Ian Nelson became a bit of a legend as the sole journalist to interview Elvis the only time he set foot on British soil.

THE king is dead; now so is the man who got the great Elvis exclusive. Ian Nelson, one of the best and most dedicated journalists with whom I ever had the privilege of working, was 89.

Some said he bore a certain resemblance to Alan Whicker, others – mainly me – to the guy who sells fried chicken. Doubles notwithstanding, Ian remained unique.

Towards the end of his full-time working life he achieved much as the Echo’s man in east Cleveland, even once told the ladies and gentlemen of Saltburn and Marske parish council that if they hadn’t stop blethering by 9.30pm, he was going home. “The council never looked back,” he recalled.

It was the Elvis story, however, on which he could forever have dined out – and which, rather poignantly, took up a page of the nursing home newsletter in the days before his death.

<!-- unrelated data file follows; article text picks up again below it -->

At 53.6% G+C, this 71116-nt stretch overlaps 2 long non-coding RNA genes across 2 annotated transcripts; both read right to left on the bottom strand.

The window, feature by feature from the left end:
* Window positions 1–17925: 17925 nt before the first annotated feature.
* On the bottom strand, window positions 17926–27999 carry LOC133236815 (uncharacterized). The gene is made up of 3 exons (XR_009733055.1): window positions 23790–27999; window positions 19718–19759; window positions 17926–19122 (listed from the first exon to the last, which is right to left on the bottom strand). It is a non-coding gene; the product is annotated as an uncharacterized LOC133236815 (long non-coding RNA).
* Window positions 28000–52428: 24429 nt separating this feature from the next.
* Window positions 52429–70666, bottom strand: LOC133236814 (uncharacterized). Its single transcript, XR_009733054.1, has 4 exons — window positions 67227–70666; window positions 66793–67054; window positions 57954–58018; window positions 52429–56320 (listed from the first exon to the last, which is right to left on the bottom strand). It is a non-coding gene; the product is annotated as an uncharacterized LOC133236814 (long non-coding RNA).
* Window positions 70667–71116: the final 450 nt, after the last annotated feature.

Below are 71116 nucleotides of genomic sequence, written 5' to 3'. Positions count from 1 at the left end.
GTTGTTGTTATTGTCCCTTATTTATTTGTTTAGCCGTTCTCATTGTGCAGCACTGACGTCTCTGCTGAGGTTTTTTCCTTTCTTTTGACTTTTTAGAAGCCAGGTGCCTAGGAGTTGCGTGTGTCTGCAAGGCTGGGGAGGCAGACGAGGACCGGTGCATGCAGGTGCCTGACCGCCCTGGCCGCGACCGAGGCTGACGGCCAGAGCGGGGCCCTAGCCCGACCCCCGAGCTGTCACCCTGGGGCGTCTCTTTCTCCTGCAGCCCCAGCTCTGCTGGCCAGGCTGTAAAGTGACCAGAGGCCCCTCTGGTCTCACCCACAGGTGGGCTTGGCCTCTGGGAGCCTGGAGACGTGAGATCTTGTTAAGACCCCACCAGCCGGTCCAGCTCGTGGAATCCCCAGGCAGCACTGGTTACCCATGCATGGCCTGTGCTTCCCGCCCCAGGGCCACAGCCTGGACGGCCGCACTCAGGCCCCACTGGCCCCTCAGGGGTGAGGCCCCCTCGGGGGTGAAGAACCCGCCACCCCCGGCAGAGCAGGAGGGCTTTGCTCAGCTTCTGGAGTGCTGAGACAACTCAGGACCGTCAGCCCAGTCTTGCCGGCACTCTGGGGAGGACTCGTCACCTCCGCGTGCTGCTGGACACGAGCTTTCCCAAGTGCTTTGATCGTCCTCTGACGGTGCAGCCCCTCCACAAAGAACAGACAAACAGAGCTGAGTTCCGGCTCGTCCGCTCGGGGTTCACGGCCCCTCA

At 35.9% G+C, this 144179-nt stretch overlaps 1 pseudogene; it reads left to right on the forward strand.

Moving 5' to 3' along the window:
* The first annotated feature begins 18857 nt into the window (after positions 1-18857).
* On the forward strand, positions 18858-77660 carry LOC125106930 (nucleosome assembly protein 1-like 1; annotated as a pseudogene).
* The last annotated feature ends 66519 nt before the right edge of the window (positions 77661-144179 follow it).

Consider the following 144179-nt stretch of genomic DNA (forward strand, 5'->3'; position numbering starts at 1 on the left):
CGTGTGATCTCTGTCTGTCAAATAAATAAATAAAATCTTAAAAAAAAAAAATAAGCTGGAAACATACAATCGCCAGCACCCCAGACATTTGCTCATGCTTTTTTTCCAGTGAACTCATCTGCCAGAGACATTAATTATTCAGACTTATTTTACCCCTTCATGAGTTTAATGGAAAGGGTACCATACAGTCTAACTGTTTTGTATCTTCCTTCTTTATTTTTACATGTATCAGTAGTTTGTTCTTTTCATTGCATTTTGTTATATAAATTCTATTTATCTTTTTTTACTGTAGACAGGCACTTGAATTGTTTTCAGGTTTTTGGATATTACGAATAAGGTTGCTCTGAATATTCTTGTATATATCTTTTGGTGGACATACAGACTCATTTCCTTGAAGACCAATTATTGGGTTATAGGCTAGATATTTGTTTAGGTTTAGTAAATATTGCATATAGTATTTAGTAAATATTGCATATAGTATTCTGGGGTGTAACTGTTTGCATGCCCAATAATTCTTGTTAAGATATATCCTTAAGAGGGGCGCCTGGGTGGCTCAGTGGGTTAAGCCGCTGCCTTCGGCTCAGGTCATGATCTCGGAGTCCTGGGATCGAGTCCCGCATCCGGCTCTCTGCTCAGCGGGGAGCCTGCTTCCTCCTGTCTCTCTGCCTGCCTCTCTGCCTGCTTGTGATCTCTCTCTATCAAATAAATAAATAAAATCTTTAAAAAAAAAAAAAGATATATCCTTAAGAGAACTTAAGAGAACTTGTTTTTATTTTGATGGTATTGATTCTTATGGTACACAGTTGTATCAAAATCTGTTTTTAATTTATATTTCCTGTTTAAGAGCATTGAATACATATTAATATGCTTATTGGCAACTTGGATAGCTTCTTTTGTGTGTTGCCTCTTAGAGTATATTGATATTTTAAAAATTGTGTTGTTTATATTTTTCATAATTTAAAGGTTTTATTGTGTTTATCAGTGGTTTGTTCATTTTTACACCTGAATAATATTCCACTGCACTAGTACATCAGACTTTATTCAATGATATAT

It was March 3, 1960, Ian the Daily Mail’s man in western Scotland.

Elvis had just been demobbed from the US Army in Frankfurt, leaving the tearful 14-year-old Priscilla Beaulieu – a captain’s daughter, whom he had been dating – in tears at the airport.

For just 90 minutes, the only time that Presley ever set foot on British soil, the plane stopped to refuel at Prestwick airport in Ayrshire. Alone, Ian’s journalistic radar picked up the flight.

“He was just like the kid next door,” Ian once recalled. “I had 20 minutes with him in a small lounge while the plane refuelled. He was very cooperative.”

The great man did ask if he could leave his cap on, the picture taken by a fellow sergeant. “It kinda breaks the uniform, if you know what I mean,” said Elvis.

Ian had also once sat in the next chair to Frank Sinatra in the Prestwick barber shop, the request for an interview met altogether more brusquely, as two words tend to be.

Ian had himself been a wartime flight lieutenant in RAF intelligence, though he seldom talked about it.